CUDOS Director and co-author Professor Benjamin Eggleton, who also heads the Nanoscale Photonics Circuits AINST flagship, said the technology would not only be important for building more efficient radars to detect enemy attacks but would also make significant improvements for everyone.
"Such a system will be crucial not only to safeguard our defence capabilities, it will also help foster the so-called wireless revolution -- where more and more devices are connected to the wireless network," Professor Eggleton said.
"This includes the internet of things, fifth generation (5G) communications, and smart home and smart cities.
"Silicon photonics, the technology that underpins this advance, is progressing very quickly, finding applications in datacentres right now.
"We expect the applications of this work will happen within a decade in order to provide a solution to the wireless bandwdith problem.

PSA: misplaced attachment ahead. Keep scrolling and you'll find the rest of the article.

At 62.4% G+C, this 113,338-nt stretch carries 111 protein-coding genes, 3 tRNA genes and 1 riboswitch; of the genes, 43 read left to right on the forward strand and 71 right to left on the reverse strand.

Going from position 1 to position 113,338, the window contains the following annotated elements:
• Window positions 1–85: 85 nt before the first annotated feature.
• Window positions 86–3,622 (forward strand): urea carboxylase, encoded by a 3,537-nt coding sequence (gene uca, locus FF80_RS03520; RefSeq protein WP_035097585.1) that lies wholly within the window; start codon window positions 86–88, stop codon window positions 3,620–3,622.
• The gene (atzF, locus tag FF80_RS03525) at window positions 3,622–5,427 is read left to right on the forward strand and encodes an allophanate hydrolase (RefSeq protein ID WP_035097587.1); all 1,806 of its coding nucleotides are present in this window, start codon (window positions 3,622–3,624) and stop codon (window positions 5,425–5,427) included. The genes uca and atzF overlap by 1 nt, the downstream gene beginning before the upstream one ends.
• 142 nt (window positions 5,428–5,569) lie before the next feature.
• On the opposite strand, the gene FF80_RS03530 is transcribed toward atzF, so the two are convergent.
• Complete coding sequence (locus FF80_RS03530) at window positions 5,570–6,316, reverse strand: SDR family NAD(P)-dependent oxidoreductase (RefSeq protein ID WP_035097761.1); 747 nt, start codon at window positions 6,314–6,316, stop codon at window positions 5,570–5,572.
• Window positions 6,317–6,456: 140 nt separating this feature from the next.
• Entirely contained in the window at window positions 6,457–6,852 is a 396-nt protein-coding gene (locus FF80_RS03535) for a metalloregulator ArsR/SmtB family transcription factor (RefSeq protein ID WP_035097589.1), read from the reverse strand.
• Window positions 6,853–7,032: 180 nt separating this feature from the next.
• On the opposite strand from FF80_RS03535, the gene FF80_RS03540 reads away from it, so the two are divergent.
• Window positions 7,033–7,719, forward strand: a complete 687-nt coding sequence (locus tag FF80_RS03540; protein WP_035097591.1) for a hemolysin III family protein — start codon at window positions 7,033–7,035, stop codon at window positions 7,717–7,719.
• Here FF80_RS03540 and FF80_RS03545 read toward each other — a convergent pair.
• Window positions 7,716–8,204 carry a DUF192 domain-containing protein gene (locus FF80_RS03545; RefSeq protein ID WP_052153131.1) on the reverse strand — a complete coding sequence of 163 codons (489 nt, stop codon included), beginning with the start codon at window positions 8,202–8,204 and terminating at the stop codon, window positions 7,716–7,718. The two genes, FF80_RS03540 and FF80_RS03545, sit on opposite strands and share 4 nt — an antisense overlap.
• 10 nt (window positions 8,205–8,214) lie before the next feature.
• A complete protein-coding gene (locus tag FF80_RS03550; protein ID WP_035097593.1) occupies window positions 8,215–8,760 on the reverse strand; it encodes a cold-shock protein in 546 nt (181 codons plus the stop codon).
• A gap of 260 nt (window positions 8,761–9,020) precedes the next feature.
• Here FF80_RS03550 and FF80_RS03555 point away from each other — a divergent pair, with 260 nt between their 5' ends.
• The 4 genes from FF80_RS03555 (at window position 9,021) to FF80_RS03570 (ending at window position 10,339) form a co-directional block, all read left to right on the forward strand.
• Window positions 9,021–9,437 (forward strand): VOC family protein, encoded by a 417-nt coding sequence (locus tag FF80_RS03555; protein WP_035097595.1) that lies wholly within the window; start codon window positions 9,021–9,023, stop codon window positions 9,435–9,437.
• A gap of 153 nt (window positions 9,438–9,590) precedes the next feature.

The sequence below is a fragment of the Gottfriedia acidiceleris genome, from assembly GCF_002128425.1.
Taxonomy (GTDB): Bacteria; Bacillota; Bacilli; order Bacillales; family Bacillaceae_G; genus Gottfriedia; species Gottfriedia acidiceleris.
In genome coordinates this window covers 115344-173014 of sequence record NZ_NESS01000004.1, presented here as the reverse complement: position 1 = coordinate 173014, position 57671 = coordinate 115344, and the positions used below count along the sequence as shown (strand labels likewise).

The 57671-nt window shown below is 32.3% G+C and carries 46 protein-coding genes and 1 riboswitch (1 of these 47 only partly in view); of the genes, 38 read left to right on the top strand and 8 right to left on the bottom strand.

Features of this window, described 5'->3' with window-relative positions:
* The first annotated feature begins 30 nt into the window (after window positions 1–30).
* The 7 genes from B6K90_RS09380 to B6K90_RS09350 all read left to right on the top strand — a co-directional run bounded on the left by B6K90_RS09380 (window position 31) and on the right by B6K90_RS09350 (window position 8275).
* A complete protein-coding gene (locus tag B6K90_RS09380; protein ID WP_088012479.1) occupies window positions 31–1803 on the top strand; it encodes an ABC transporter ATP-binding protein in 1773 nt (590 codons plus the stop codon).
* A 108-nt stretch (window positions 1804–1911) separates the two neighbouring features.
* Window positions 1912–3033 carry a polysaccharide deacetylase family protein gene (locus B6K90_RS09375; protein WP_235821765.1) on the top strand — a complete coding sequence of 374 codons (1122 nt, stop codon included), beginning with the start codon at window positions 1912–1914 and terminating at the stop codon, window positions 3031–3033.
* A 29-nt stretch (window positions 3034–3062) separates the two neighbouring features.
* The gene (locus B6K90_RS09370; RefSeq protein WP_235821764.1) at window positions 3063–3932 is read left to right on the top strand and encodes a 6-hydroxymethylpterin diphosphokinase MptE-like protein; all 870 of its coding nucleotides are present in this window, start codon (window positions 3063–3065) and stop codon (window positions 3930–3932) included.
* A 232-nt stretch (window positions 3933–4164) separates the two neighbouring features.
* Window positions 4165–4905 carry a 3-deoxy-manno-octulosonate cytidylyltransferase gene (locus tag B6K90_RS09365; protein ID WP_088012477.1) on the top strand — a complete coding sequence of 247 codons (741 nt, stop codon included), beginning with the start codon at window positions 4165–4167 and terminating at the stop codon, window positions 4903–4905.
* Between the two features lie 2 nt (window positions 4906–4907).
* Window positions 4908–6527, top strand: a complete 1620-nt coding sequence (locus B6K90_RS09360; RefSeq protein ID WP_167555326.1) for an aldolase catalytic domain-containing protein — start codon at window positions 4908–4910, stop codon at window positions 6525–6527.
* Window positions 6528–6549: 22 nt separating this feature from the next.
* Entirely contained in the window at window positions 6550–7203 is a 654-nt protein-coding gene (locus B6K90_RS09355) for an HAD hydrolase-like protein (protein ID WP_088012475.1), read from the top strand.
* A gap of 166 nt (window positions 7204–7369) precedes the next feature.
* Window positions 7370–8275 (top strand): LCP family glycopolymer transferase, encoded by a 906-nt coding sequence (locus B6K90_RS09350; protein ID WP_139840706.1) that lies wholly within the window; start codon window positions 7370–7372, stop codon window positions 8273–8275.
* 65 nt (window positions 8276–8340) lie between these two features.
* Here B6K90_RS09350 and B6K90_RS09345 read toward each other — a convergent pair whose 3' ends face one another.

"We are currently working on the more advanced silicon devices that are highly integrated and can be used in small mobile devices," Professor Eggleton said.
By optically varying the control signal at gigahertz speeds, the time delay of the RF signal can be amplified and switched at the same speed.
Mr Liu and fellow researchers Dr Amol Choudhary, Dr David Marpaung and Professor Eggleton achieved this on an integrated photonic chip, paving the way towards ultrafast and reconfigurable on-chip RF systems with unmatched advantages in compactness, low power consumption, low fabrication complexity, flexibility and compatibility with existing RF functionalities.
The research builds on research supported by the Australian Research Council through CUDOS, a Centre of Excellence headquartered at the University of Sydney.
Find out more at http://www.
Vivienne Reiner | EurekAlert!
NASA CubeSat to test miniaturized weather satellite technology
10.11.2017 | NASA/Goddard Space Flight Center
New approach uses light instead of robots to assemble electronic components
08.11.2017 | The Optical Society
The formation of stars in distant galaxies is still largely unexplored. For the first time, astron-omers at the University of Geneva have now been able to closely observe a star system six billion light-years away. In doing so, they are confirming earlier simulations made by the University of Zurich. One special effect is made possible by the multiple reflections of images that run through the cosmos like a snake.